Professor Emerita receives Jackie Kirk Outstanding Book Award  

young woman reads a book

Borderless Higher Education for Refugees: Lessons from the Dadaab Refugee Camps, co-edited by Professor Emerita and Senior Scholar Wenona Giles at York University’s Department of Anthropology, earned the Jackie Kirk Outstanding Book Award from the Comparative and International Education Society (CIES).  

Wenona Giles headshot
Wenona Giles

Giles, a Fellow of the Royal Society of Canada and Resident Research Associate at the Centre for Refugee Studies at the University, accepted the award at a virtual awards ceremony alongside her co-editor Lorrie Miller, associate director for the Institute for Veterans Education and Transition in the Faculty of Education at the University of British Columbia. 

The Jackie Kirk Award is an annual award that recognizes a published book reflecting one or some of the varied areas of expertise represented in Kirk’s areas of commitment, primarily gender and education and/or education in conflict (fragile states, post-conflict, peace education). Kirk was also committed to working on identity (particularly of girls and teachers), globalization as a context for local practice, and visual participatory research methodologies. 

Book cover for Borderless Higher Education for Refugees: Lessons from the Dadaab Refugee Camps
Book cover

“On behalf of all the chapter contributors, we are honoured and excited to receive the Jackie Kirk Award for the book Borderless Higher Education for Refugees: Lessons from the Dadaab Refugee Camps. I didn’t know Dr. Kirk although I do feel an intellectual kinship with her and the goals she strove to achieve and the life she lived to achieve them,” said Giles. 

During the ceremony, Giles also read an excerpt from the book. “The refugee camp as a university campus – that was the dream. This book tells the story of university partners in Canada and Kenya who collaborated in the development and delivery of tuition-free academic programs for refugees living in two of the largest refugee camps in the world, Dadaab and Kakuma. Was the endeavour successful? Was it worthwhile? And if so, for whom?”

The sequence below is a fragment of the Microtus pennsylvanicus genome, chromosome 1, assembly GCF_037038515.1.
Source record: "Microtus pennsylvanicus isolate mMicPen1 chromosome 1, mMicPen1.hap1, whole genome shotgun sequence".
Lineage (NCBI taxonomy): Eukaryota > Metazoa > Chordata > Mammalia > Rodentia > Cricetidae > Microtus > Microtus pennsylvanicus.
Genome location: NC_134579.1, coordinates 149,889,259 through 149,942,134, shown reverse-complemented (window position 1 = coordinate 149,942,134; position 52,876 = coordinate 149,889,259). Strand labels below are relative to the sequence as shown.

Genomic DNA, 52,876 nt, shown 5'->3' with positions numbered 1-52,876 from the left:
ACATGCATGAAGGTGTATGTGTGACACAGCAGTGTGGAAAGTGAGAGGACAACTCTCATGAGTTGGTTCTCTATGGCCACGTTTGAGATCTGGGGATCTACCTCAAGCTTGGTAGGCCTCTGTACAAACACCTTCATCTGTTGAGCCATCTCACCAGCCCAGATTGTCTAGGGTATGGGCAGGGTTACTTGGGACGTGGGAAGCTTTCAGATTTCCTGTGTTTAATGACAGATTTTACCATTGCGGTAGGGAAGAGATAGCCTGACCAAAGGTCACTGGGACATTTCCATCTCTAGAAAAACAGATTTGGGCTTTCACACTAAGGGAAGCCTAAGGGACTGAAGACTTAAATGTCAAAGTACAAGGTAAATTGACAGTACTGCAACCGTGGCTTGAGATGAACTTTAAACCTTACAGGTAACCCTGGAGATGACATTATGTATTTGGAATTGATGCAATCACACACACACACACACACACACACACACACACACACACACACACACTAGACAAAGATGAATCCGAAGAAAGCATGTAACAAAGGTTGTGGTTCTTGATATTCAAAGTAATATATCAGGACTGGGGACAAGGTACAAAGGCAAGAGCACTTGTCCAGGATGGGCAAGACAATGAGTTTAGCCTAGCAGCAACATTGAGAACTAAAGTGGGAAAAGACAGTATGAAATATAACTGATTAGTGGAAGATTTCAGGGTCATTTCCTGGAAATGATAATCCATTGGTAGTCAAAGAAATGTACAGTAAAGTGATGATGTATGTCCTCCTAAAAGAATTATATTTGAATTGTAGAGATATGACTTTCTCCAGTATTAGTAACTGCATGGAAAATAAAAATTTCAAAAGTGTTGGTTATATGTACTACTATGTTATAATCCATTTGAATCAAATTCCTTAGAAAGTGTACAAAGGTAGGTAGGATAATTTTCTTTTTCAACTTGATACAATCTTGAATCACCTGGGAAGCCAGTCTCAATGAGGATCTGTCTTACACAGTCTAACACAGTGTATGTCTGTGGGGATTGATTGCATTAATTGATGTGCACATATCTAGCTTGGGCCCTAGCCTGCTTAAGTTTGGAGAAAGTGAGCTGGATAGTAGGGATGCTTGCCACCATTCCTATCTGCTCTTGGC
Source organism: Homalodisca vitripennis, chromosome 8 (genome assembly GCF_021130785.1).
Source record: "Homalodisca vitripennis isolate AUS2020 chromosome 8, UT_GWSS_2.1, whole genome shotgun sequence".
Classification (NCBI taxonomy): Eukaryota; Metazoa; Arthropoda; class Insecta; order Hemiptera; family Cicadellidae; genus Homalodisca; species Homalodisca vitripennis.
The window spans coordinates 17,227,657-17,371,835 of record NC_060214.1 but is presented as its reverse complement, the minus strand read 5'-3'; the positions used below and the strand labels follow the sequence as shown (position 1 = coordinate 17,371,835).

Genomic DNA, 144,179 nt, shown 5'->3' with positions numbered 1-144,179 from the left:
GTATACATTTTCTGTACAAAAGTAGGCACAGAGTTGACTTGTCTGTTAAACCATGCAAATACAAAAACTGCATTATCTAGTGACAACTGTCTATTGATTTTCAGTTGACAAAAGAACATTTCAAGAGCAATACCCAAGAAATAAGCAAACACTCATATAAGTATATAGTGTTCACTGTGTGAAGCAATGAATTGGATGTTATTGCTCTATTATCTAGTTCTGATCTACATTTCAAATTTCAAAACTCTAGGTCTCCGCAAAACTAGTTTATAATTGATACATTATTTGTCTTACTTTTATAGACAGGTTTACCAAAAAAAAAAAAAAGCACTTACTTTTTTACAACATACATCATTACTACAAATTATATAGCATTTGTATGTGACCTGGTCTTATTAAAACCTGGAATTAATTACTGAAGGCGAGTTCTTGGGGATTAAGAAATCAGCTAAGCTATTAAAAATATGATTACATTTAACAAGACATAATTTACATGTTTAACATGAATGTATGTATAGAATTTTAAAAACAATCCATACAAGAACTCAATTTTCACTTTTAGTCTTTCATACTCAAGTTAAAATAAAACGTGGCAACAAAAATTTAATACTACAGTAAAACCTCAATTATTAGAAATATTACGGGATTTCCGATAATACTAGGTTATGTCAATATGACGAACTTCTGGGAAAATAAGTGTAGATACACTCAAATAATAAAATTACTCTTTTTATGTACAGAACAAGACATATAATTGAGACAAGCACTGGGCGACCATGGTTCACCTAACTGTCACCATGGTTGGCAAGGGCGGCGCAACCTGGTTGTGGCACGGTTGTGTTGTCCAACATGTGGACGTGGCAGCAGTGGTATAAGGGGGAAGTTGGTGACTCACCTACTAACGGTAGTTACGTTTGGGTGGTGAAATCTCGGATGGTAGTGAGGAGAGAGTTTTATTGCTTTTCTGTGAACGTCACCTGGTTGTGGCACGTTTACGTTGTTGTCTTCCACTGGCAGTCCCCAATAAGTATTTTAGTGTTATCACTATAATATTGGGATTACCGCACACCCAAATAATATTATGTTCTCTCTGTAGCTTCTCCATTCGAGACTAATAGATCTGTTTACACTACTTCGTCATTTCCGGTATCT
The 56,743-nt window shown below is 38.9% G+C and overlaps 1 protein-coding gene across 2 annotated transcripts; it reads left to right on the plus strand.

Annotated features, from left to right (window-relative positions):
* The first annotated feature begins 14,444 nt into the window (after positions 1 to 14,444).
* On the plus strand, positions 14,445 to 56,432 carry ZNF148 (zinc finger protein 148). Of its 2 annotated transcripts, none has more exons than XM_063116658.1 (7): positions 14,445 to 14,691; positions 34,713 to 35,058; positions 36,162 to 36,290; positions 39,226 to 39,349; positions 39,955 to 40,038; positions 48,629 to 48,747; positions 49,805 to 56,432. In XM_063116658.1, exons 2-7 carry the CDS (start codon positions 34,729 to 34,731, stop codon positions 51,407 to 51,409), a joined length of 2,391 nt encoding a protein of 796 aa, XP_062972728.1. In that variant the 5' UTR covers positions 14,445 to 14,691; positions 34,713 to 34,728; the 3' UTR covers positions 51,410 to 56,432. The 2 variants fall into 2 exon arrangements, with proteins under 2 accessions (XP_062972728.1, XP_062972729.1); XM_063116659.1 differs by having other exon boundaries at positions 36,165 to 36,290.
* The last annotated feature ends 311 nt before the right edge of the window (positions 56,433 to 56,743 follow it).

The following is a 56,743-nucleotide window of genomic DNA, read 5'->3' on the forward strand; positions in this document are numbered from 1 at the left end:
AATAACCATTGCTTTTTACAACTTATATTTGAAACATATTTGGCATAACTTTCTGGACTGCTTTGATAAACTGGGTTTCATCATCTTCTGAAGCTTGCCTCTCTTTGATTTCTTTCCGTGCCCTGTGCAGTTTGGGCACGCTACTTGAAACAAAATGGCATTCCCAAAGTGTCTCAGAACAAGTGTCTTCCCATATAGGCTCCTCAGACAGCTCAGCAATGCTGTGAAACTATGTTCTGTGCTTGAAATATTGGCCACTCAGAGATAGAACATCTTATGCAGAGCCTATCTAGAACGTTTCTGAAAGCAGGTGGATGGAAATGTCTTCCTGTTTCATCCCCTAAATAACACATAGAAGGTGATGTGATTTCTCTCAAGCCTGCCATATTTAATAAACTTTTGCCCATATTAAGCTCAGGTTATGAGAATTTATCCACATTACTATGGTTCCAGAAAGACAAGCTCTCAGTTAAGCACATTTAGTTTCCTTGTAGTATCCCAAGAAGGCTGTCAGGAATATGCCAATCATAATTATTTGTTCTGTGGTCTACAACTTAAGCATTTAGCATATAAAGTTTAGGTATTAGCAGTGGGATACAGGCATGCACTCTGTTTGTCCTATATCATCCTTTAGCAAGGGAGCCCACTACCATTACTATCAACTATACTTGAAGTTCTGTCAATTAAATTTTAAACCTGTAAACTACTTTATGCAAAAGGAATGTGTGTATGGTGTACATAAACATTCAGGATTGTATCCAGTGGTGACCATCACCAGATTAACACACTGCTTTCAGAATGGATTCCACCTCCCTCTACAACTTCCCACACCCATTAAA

The book describes how higher education is increasingly recognized as crucial for the livelihoods of refugees and displaced populations caught in emergencies and protracted crises to enable them to engage in a contemporary, knowledge-based, global society. It tells the story of the Borderless Higher Education for Refugees (BHER) project which delivers tuition-free university degree programs into two of the largest protracted refugee camps in the world, Dadaab and Kakuma in Kenya. Combining a human rights approach, critical humanitarianism and concern with gender relations and intersecting inequalities, the book proposes that higher education can provide refugees with the possibility of staying put or returning home with dignity. Written by academics based in Canada, Kenya, Somalia and the U.S., as well as NGO workers and students from the camps, the book demonstrates how north-south and south-south collaborations are possible and productive.  

The award funds, along with all book royalties, have been contributed to the support of university students in refugee camps in Kenya. 

BHER is a York-based project now hosted by the Faculty of Education. BHER works to provide accredited university programs to working, untrained refugees and local teachers where they are. The project focuses on education for refugees caught in extended exile in the global south for more than 15 years, living in an underserved region where resources and support for learning are scarce. 

For more information about the book, visit the Bloomsbury Publishing website